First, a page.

Wrapping up... and looking ahead
I hope your month of June was wonderful :)
A___ and I returned from Europe on Monday (June 28th). I had quite a bit of jet lag, seeing as we woke up that morning at 4:45 AM Poland time and arrived in Detroit at 4:40 PM Poland time (12 hours of traveling will wear you out!), but it was 10:40 AM EST, so I still had the entire day ahead of me! Needless to say, at around 6 PM EST, I was passed out on the couch.
During the rest of our trip, we saw a lot of unbelievable things. In Krakow: the impressive Wieliczka Salt Mines, heartbreaking Auschwitz, the beautiful Pieniny mountains (and the grave of my great great great grandfather), and beautiful old streets and theaters and churches. In Warsaw: An entire city rebuilt after complete devastation, a great tower left in the city as a "present" from Stalin, countless bicycles streaming through the old city following a giant boombox being carried by 10 bicycle riders (no clue why...).
But more important, I believe, is what I learned on the trip, and so this last email is dedicated to a few of my thoughts and feelings.
1. I can travel.
As many of you know, I'm crazy about road trips. But I'm rarely the one to plan something out of my comfort zone, since I enjoy having control and knowing how everything works. After a month of buying train/metro tickets in other languages, finding places to stay last minute after missing our train, and surviving with no cell phone, I've realized that I'm somewhat capable of making things up as I go. I've already started thinking about places in the US that I've never visited before, and I'm much more confident of my ability to just go.
2. Good boundaries make everything better.
Often, I feel like I'm a nuisance for people, and that they're only giving me the time of day because they feel obligated. So if you had told me a month ago that I would spend June asking people I'd never before met to pick me from the train station at 11:00 PM, fed and house me, let me stay an extra night, and wash my clothes, I'd have felt a little sick to my stomach. But I did all of those things multiple times, and along the way, I realized that people really loved taking care of me and my brother. I think this was a way that God clearly demonstrated his love and care for me during the trip. It also increased my already strong desire to practice radical hospitality in my own life.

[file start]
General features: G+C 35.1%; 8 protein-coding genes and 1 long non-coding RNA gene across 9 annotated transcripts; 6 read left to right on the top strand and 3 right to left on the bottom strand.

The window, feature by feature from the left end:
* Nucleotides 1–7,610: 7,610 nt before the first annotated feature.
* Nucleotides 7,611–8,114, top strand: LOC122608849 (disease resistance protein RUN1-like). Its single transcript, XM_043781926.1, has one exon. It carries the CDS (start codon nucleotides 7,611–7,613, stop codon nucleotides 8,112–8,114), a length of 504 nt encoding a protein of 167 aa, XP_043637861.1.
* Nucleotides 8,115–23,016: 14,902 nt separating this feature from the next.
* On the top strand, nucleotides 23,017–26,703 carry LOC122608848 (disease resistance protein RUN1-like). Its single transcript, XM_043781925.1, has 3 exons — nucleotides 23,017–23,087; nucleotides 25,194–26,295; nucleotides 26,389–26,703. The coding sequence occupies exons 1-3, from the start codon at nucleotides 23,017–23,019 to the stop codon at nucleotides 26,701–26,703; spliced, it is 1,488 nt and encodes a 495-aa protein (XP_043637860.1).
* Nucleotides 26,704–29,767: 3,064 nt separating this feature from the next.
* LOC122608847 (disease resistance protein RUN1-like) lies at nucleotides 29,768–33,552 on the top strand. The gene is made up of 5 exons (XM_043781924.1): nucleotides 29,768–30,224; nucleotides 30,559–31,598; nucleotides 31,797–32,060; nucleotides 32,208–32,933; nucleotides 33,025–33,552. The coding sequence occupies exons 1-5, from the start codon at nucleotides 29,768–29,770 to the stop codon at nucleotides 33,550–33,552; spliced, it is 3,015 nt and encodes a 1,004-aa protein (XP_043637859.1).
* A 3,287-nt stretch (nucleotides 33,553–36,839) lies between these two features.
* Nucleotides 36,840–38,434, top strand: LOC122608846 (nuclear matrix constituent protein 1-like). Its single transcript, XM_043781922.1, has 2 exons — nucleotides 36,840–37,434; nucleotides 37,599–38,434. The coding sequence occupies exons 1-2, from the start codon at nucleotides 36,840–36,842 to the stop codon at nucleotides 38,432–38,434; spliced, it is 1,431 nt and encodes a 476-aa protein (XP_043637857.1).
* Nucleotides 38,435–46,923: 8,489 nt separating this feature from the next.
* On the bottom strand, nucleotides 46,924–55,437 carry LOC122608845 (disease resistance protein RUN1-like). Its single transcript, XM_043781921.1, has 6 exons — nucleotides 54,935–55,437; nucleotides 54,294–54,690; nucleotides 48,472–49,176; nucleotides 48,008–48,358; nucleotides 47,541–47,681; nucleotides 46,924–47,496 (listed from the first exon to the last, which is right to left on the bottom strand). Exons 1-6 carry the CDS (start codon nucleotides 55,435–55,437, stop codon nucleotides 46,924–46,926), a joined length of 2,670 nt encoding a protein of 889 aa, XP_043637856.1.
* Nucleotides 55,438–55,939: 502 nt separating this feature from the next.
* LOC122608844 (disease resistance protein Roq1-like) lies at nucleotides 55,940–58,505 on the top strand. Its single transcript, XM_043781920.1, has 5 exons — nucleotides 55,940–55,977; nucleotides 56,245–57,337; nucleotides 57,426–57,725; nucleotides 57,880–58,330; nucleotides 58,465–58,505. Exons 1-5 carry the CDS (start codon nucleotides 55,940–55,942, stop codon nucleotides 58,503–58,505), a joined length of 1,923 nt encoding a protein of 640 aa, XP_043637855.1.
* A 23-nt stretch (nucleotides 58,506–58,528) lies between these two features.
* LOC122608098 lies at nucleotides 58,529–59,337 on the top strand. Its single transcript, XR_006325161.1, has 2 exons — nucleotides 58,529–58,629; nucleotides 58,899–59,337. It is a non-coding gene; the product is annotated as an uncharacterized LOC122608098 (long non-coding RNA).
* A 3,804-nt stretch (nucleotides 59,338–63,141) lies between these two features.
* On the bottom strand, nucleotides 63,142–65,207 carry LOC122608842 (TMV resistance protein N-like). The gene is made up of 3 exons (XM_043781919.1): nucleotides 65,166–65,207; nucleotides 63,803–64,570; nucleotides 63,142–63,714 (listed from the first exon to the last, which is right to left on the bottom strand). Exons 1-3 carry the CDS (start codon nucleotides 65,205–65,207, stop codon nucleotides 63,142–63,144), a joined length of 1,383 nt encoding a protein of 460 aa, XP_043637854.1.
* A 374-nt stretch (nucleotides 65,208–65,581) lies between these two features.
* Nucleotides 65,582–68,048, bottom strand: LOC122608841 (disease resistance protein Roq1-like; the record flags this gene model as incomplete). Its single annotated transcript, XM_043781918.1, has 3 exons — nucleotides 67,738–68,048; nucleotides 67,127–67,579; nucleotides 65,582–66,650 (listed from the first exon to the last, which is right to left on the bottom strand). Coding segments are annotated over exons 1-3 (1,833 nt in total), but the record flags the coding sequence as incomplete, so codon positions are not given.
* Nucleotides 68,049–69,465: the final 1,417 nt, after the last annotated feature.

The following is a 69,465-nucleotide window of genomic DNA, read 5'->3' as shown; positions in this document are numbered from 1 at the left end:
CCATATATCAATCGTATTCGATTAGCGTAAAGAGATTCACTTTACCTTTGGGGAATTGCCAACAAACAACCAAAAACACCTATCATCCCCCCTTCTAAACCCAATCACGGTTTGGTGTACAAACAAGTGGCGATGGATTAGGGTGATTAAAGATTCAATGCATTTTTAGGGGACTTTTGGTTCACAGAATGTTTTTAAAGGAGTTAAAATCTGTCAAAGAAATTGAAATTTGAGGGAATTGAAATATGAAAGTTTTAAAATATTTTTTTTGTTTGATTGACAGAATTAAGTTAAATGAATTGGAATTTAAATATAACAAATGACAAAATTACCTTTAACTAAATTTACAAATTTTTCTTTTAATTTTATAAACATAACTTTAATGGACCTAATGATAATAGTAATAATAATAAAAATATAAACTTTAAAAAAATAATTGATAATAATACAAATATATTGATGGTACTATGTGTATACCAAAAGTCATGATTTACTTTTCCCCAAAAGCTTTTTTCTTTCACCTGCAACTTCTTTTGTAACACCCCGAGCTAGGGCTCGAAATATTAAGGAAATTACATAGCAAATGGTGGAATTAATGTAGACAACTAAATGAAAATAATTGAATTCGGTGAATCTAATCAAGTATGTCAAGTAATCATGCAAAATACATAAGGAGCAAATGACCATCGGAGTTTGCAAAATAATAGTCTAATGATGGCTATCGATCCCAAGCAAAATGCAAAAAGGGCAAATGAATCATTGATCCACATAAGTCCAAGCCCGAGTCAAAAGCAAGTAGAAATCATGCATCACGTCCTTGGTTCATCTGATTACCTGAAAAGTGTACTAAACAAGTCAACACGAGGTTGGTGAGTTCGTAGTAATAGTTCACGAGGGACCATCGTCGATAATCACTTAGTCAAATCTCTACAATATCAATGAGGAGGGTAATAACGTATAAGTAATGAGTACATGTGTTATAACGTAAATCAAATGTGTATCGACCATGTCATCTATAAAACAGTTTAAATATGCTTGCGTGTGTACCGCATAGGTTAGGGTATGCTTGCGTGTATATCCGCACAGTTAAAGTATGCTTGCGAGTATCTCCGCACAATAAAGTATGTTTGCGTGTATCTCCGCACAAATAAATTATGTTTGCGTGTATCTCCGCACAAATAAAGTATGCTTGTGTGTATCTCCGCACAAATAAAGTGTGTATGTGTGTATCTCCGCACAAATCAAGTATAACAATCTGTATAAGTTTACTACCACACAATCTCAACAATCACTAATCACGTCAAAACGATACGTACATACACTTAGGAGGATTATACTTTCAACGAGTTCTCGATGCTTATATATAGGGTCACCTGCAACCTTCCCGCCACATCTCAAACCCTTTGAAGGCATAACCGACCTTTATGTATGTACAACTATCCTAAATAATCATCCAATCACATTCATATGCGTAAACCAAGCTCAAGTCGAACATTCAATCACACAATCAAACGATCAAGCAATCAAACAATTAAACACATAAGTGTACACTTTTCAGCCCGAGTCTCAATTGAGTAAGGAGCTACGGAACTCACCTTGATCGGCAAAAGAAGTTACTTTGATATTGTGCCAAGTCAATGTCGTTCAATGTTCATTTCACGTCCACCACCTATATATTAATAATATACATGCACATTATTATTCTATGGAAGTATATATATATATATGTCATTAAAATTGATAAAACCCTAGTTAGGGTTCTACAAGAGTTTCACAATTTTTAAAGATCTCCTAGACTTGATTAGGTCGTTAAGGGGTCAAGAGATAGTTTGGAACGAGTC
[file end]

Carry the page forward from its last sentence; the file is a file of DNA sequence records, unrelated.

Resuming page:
What does this have to do with boundaries? One of the huge reasons I felt so comfortable staying with people and asking them for help was that I quickly realized: These people are willing to bend over backwards to care for me, but if they cannot do something, they will say "No." In my own life, I often agree to things that I don't really want to do or for some reason really should not do. In the end, I feel like people have taken advantage of me, but truly, it was me who was at fault for not setting good boundaries. With good boundaries (the ability to discern when to say Yes and when to say No), I can care for people and allow people to care for me.
3. I am not responsible for everyone and everything, and that's OK.
About a week before we left, I handed A____ his plane ticket home and told him: "I'm not waking you up in the morning. I'm not making sure you're on the train. If we get separated, I will feel sad, but you can get home by yourself." Amazingly, that made the trip so much more pleasant for everyone ;)
Thanks for caring about me - I appreciate all of you, and as always, let me know if you'd like to have tea/coffee and chat :)
Grace and peace,